From the vet office of Dr. Courtney Campbell
Check in With a Checkup
When was the last time your dog had a checkup at the vet? “Dogs should be examined at least once a year,” says Campbell. “As your pet grows older, twice-annual (or more frequent) physical exams may be recommended.” These visits are key for detecting diseases early, preventing parasites, and maintaining your dog’s general health and wellness. And it’s important to keep this schedule, even if your dog seems fine. Skip them and you could miss some early warning signs or fall behind on vaccinations and meds.
Help Him Get Moving
“Obesity can shorten pets’ lives, making them predisposed to arthritis, heart disease, diabetes, asthma, constipation, and more,” Campbell warns. “In my opinion, every dog should be able to do a 15- to 20-minute walk twice a day comfortably.” If your dog is out of shape and can’t walk for that long (you’ll know by his heavy panting or if he simply plops himself down on the pavement and refuses to go any farther), Campbell suggests you start with 10-minute spurts and work up from there: “Slowly build up your speed and distance as you both feel more comfortable.”
Reevaluate His Diet
If your pup has increased his snacking during quarantine, watch out: Treats shouldn’t constitute more than 10 percent of a dog’s diet; any more can throw off the nutritional balance, Campbell says. As for your furry friend’s main food, Campbell points out that “most diets are formulated for dogs who have a moderate to high energy output.” If you feed your pup based on the package directions and he is less active, some of that food will be stored in the form of fat. Talk to your vet about diet at your dog’s annual checkup.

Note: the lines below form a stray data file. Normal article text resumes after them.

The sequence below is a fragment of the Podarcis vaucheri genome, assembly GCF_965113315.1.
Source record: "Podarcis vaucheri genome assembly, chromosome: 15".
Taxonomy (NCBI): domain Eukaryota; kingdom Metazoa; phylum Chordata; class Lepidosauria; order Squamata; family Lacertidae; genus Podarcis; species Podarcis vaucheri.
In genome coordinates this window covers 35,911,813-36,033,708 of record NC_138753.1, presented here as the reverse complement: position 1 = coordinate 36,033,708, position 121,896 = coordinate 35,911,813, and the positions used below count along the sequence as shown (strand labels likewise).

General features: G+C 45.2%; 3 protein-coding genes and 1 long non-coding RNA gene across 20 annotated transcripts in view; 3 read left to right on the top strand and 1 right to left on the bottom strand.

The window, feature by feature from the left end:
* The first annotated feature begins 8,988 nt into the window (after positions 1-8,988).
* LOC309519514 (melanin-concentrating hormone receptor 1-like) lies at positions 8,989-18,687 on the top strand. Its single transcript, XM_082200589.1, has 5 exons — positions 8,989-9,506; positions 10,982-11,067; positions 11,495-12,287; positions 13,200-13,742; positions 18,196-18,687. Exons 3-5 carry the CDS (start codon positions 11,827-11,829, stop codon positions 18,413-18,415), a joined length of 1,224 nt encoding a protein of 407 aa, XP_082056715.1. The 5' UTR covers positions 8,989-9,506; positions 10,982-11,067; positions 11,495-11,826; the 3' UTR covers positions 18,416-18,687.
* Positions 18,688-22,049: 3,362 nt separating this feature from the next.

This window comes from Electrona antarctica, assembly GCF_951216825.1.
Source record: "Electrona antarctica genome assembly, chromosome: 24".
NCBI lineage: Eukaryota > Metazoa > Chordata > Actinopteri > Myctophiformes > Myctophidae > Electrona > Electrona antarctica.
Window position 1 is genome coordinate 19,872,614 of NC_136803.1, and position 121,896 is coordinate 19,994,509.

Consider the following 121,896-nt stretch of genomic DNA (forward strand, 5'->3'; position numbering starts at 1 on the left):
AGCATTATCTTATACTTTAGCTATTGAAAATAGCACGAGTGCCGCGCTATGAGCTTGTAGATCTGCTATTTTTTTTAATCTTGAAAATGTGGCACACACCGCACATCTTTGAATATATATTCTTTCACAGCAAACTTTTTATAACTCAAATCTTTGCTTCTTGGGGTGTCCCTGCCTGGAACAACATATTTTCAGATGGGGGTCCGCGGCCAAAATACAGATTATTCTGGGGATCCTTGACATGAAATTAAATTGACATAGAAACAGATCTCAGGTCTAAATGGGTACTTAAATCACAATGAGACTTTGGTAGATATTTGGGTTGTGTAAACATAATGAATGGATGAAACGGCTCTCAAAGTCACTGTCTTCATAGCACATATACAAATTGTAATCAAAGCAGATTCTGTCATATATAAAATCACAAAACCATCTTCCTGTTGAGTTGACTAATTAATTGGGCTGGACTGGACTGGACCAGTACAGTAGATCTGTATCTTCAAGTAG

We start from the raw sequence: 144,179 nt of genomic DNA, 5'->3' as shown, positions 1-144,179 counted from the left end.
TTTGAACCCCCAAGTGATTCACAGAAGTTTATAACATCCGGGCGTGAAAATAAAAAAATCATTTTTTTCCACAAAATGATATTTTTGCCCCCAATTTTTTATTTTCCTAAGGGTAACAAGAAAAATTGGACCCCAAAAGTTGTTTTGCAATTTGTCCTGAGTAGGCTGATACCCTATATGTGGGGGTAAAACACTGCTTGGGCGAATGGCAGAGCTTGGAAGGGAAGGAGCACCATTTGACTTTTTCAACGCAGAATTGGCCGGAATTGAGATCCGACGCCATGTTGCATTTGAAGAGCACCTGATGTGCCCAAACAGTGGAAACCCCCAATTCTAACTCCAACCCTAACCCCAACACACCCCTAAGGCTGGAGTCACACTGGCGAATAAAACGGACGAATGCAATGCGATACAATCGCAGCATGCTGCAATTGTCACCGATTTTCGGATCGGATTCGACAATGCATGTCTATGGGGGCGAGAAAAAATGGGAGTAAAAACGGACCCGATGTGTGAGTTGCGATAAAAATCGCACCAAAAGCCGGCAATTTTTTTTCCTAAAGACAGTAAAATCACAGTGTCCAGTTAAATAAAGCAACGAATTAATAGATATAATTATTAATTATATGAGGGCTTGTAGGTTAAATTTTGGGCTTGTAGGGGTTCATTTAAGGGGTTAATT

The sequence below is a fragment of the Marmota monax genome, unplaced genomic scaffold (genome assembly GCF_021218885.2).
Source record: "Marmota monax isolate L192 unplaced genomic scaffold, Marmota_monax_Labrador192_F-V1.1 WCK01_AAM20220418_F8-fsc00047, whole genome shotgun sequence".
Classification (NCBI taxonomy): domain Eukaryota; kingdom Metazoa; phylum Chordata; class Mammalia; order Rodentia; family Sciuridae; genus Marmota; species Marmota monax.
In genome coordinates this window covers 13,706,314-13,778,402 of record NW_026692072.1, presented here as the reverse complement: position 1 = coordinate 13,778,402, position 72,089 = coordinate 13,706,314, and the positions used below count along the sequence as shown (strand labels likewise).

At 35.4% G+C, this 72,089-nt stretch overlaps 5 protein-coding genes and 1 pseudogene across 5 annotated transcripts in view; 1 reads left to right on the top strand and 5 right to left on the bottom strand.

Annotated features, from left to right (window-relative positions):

Freshen His Pearly Whites
You need to brush your dog’s teeth way more often than you’d think. Namely every day. It’s the best way to prevent dental disease, inflammation, infection, bad breath, and more. To get him used to it, Campbell suggests putting a dab of veterinary toothpaste (not the human stuff) on your finger and letting your dog sniff and lick it. Then try some toothpaste on a soft-bristled toothbrush. “Hold it at a 45-degree angle to the tooth surface and try for 15 seconds on each side.” If things aren’t going well (read: if Fido hates it), wait a few hours and try again.
If your pup has increased his snacking during quarantine, watch out: treats shouldn’t constitute more than 10 percent of a dog’s diet.
Challenge His Mind
Your dog can’t exactly start doing the weekly crossword, but he does need mental stimulation—especially if he’s been used to having you around during quarantine and you’re getting ready to head back to the office. Campbell says those long walks will help keep your pup’s mind sharp. He also suggests treat-dispensing puzzle toys (which you can find at pet stores), dog-specific TV channels or podcasts (like My Dog’s Favourite Podcast), puppy playdates, new tricks, and even new smells (give him, say, a paper shopping bag or a family member’s favorite tee-shirt to sniff) for an added brain boost.
This article originally appeared in our Winter/Spring 2021 issue. Get the magazine here.